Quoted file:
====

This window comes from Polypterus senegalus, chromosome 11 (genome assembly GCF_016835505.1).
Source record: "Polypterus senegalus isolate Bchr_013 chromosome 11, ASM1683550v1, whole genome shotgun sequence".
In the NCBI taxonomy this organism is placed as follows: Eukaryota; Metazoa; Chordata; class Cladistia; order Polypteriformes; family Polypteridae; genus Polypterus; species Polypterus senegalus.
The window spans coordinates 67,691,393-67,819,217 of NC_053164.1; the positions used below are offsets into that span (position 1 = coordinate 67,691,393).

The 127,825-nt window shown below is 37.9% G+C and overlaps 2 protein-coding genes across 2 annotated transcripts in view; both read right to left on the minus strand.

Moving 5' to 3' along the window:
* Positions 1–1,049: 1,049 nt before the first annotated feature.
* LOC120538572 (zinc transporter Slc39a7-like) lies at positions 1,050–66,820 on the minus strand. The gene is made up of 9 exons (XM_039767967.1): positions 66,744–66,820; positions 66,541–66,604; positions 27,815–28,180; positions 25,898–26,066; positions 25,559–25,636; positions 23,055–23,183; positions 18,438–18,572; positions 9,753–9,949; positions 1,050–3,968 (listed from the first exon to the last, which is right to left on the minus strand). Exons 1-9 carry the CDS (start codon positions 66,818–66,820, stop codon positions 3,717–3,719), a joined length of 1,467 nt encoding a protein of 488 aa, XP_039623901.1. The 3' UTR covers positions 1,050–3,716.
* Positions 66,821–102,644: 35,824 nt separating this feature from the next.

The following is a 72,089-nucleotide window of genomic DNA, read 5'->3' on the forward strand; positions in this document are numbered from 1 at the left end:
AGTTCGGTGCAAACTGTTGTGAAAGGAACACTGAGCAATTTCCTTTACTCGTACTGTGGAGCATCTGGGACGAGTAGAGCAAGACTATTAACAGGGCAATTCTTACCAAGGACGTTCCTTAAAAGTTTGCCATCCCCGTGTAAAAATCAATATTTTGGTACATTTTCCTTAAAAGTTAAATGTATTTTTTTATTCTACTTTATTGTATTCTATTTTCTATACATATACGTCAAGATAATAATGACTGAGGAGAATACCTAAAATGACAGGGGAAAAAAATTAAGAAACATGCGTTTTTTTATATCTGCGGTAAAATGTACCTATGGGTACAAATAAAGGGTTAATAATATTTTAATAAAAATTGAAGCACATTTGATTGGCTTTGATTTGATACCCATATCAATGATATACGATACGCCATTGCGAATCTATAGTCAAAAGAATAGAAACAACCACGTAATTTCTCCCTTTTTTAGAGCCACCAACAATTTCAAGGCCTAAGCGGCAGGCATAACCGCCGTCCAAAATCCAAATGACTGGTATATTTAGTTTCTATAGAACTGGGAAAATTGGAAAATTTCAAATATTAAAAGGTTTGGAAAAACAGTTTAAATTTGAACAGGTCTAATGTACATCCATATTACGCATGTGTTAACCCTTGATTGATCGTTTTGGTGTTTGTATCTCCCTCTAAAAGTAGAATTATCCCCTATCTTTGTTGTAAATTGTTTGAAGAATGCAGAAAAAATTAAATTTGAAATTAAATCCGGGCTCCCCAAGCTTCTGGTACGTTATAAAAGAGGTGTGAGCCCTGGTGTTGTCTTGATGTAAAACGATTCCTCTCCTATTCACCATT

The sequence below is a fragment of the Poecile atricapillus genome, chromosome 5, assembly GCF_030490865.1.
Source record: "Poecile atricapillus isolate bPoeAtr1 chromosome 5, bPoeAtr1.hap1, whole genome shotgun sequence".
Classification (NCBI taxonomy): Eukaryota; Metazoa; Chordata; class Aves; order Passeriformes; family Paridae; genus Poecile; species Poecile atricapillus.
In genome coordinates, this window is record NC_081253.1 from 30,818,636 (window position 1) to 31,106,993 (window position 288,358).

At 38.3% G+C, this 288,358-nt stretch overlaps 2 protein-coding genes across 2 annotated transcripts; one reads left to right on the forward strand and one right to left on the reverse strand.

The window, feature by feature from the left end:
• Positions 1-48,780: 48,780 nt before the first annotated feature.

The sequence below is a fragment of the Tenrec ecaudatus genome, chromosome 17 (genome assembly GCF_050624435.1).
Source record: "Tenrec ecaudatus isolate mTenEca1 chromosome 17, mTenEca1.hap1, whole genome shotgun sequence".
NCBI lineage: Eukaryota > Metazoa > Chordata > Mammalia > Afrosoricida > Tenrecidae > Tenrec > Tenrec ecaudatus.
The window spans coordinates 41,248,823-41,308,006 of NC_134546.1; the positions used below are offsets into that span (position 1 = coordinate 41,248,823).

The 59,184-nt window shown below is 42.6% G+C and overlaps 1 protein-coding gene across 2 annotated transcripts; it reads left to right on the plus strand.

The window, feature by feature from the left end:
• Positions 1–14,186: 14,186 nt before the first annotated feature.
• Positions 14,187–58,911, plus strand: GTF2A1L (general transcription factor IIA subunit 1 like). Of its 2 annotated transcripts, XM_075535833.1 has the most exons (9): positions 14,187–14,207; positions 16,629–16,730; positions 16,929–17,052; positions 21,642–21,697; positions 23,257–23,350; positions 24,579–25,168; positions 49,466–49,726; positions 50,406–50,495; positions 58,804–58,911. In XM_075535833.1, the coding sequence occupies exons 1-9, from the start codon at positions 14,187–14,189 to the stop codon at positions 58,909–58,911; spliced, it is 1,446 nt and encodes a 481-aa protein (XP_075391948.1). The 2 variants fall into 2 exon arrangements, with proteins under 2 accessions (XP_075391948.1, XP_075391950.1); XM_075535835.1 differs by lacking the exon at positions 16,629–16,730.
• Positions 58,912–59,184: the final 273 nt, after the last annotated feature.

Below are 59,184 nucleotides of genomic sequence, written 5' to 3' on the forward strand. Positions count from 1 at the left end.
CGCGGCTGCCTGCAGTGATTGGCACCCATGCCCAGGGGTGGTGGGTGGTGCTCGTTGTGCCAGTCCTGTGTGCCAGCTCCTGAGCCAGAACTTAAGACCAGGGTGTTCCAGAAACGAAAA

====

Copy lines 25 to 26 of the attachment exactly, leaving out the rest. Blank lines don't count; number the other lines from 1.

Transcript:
• Positions 1–14,186: 14,186 nt before the first annotated feature.
• Positions 14,187–58,911, plus strand: GTF2A1L (general transcription factor IIA subunit 1 like). Of its 2 annotated transcripts, XM_075535833.1 has the most exons (9): positions 14,187–14,207; positions 16,629–16,730; positions 16,929–17,052; positions 21,642–21,697; positions 23,257–23,350; positions 24,579–25,168; positions 49,466–49,726; positions 50,406–50,495; positions 58,804–58,911. In XM_075535833.1, the coding sequence occupies exons 1-9, from the start codon at positions 14,187–14,189 to the stop codon at positions 58,909–58,911; spliced, it is 1,446 nt and encodes a 481-aa protein (XP_075391948.1). The 2 variants fall into 2 exon arrangements, with proteins under 2 accessions (XP_075391948.1, XP_075391950.1); XM_075535835.1 differs by lacking the exon at positions 16,629–16,730.